Again, it all involves moving from general principles, so much depends on how willing the court is to see those general principles as establishing broad obligations of which a reasonable officer should have been aware.

Thursday, October 9, 2014

For Tuesday

Thursday audio. Commentaries on Qualified Immunity are due next Thursday at the start of class. Think about whether to do an advance make-up (and if a Thursday does not work, what other time might), which will mean we can have our last class on Thursday, November 20 and then just final papers due on Tuesday, the 25th.

Also, I miscalculated. After today, we have 55 minutes to make-up from the 3 classes we cancelled. So, barring all else, we will go 20 minutes over three more times in October and that will square us up.

We will continue with Municipal Liability; no new reading, but review everything from this section. We will pick up with Monell--Why did the Sherman Amendment fail and how does that affect both the question of whether a municipality is a person under § 1983 and the standard for liability? Identify the four discrete ways that a muni can be liable and the appropriate standards.

Keep the complaint in Bogan handy; we will be referring back to it in our discussion of the 11th Amendment and in our discussion of procedure.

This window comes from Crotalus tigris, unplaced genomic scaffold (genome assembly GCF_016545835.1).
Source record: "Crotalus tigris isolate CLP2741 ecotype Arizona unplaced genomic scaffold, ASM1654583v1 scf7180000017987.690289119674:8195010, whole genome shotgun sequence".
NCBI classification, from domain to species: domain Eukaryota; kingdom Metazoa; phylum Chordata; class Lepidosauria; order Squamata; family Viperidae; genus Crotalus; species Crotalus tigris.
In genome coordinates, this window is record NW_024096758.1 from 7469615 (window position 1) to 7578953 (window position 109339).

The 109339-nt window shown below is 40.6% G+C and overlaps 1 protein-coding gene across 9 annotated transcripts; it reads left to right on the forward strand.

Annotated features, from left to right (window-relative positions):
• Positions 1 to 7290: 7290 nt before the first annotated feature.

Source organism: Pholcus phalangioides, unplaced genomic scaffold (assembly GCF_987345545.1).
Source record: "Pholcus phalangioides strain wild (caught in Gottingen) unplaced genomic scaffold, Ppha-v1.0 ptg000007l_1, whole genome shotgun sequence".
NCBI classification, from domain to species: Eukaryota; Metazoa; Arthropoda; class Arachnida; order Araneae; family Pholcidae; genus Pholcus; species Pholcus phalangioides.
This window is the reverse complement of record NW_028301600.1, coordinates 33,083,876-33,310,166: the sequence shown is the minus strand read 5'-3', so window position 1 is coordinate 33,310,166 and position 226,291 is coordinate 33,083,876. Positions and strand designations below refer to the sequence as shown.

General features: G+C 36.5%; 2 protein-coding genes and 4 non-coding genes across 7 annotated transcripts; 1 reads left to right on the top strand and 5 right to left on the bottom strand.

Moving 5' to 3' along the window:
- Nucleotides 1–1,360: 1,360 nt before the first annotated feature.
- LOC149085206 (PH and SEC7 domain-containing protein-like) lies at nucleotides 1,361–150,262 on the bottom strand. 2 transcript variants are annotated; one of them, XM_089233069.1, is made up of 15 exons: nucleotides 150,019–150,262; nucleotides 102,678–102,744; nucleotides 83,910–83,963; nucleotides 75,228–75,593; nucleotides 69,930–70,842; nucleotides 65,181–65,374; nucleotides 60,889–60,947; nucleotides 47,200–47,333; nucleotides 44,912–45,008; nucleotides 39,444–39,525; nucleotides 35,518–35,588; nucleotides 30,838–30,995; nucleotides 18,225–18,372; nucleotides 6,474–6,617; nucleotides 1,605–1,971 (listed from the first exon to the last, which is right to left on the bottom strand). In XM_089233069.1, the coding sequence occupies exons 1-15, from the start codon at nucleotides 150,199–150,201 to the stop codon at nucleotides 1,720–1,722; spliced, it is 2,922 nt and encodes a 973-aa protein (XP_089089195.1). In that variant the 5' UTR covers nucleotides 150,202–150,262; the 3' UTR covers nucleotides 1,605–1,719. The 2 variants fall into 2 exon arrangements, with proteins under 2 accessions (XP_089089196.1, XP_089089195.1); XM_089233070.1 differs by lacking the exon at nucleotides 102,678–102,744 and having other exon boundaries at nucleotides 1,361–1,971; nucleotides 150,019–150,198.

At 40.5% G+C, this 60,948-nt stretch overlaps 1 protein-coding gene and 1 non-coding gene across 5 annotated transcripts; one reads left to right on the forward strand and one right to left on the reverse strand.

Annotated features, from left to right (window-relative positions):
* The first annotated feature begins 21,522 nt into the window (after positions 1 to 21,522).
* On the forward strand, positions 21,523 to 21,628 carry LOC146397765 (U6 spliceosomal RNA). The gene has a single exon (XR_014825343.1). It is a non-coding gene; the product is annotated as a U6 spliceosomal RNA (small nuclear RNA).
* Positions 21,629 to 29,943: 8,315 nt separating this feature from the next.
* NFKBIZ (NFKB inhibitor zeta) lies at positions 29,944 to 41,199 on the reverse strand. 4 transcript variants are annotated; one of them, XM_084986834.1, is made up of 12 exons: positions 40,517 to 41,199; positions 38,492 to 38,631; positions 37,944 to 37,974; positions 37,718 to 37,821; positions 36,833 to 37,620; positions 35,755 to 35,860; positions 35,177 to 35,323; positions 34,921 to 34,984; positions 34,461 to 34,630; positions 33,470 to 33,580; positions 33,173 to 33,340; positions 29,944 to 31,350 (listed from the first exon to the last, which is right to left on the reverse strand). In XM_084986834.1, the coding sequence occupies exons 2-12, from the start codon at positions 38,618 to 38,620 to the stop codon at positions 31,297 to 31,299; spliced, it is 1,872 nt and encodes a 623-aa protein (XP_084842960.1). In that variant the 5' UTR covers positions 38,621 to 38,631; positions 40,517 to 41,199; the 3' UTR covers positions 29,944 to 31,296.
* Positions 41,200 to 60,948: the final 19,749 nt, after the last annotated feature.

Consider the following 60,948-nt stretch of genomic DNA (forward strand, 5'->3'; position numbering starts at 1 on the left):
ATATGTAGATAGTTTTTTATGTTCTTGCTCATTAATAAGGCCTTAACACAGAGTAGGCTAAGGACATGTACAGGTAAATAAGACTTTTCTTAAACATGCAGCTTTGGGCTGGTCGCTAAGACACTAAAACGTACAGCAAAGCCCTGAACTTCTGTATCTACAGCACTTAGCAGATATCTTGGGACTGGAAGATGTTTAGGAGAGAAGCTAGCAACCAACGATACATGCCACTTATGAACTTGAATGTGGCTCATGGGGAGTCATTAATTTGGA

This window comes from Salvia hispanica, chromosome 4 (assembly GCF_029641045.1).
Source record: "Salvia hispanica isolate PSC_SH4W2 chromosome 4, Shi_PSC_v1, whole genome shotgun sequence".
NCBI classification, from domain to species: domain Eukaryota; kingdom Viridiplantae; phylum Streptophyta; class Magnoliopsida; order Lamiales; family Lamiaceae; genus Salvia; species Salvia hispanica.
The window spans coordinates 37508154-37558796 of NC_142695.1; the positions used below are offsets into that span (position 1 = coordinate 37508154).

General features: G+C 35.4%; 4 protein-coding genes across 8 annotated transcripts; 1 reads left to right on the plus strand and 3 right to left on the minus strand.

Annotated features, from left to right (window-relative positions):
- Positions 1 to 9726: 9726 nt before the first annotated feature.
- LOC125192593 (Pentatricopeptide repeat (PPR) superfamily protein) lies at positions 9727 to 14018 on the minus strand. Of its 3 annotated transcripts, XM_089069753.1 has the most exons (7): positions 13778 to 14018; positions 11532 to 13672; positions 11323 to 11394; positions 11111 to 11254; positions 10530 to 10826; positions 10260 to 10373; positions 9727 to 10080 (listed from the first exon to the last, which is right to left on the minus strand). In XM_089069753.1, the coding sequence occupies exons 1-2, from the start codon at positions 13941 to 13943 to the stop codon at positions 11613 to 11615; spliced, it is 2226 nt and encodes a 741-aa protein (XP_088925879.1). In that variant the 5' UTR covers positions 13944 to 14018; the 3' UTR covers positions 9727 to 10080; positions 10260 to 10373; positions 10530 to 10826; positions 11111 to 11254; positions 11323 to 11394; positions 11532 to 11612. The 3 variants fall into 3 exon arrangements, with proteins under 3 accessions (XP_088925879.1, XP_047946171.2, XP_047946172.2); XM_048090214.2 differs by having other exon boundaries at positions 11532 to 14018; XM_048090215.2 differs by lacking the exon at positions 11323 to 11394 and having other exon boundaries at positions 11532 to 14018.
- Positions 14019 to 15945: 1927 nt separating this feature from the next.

Connick v. Thompson featured on CNN Death Row Stories this year.

http://www.cnn.com/video/data/2.0/video/bestoftv/2014/03/31/orig-death-row-stories-ep-5-clip-1.cnn.html

The link above shows the back story of the Connick v. Thompson case where John Thompson (no relation) spent 18 years in prison (14 years on death row) for a crime that he did not commit.

Tuesday, October 7, 2014

For Thursday

Tuesday audio. Commentaries on Judicial/Prosecutorial Immunity are due at the beginning of class. Please follow the guidelines as to style, length, etc.

We will complete our discussion of Qualified Immunity. What are the problems with requiring factual overlap with case law? How does law become clearly established? Note the assigned Puzzle; also, what likely will happen if Mireles sues the police officers who used excessive force in bringing him into the courtroom? Finally, consider: Almost every government department indemnifies its officers--what is the effect of that and how does it affect the necessity and purpose of qualified immunity? Here is a short essay (reviewing a longer article) on the subject.

We then will move on the introductory section on Entity Liablity in Understanding, then read all of Municipal Liability. This will shift our focus from the liability of the individual officer to the liability of the entity for whom they work? What is the standard and how did the Court get there? In addition to the cases and materials assigned, read the decision from the Eastern District of Missouri preliminarily enjoining the "five-second" rule in Ferguson; note the discussion of municipal liability.

Monday, October 6, 2014

State action and EMT

The Second Circuit holds that a private company providing EMT services does not act under color of law. EMT services are not a traditional public function and there was no entwinement between the city and the company.